Design: The geometrically-inspired, blocky shadow lettering is typical of newspaper and poster advertising of the 1940s, with wartime restrictions allowing for no extravagances such as a second colour -- in fact, the shellac used for making 78 rpm records was in very short supply, being required for the making of electrical components for the war effort. In any case, these sound effect records were targeting a limited audience (radio stations) rather than the general public, and did not require a high degree of visual appeal.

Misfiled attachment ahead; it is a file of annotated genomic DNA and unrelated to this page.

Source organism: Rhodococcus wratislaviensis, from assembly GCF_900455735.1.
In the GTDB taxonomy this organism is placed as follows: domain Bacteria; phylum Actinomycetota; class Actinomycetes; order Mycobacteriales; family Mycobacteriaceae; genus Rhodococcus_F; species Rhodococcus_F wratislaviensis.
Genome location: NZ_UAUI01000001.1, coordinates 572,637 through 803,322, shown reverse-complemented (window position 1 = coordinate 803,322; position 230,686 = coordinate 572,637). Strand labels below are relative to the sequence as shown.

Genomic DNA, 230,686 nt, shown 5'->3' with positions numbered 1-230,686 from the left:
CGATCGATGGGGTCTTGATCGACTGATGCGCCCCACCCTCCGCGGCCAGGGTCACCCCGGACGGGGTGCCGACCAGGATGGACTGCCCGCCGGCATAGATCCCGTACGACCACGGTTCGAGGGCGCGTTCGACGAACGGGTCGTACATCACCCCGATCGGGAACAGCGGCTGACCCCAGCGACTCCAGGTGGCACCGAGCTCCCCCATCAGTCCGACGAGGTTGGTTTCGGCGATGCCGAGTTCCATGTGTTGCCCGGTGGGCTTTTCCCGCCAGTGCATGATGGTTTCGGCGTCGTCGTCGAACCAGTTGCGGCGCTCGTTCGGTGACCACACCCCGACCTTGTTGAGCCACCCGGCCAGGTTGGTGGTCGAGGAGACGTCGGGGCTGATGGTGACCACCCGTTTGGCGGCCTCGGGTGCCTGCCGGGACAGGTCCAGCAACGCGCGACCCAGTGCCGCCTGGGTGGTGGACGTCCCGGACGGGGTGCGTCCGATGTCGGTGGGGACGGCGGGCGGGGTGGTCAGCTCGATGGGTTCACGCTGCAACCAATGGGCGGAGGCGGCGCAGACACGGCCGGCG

History: Scans above and below courtesy of collector Georg Richter of Gemany, who writes: "Speedy Q sound effect records were being advertised for sale in 1943 by the Starr Piano Company, 134 South Flower Street, Los Angeles. They usually featured an instant start as soon as the needle was dropped on the edge of the record (hence a 'speedy cue'), but some (as here) were described on the label as not having that SQ feature."
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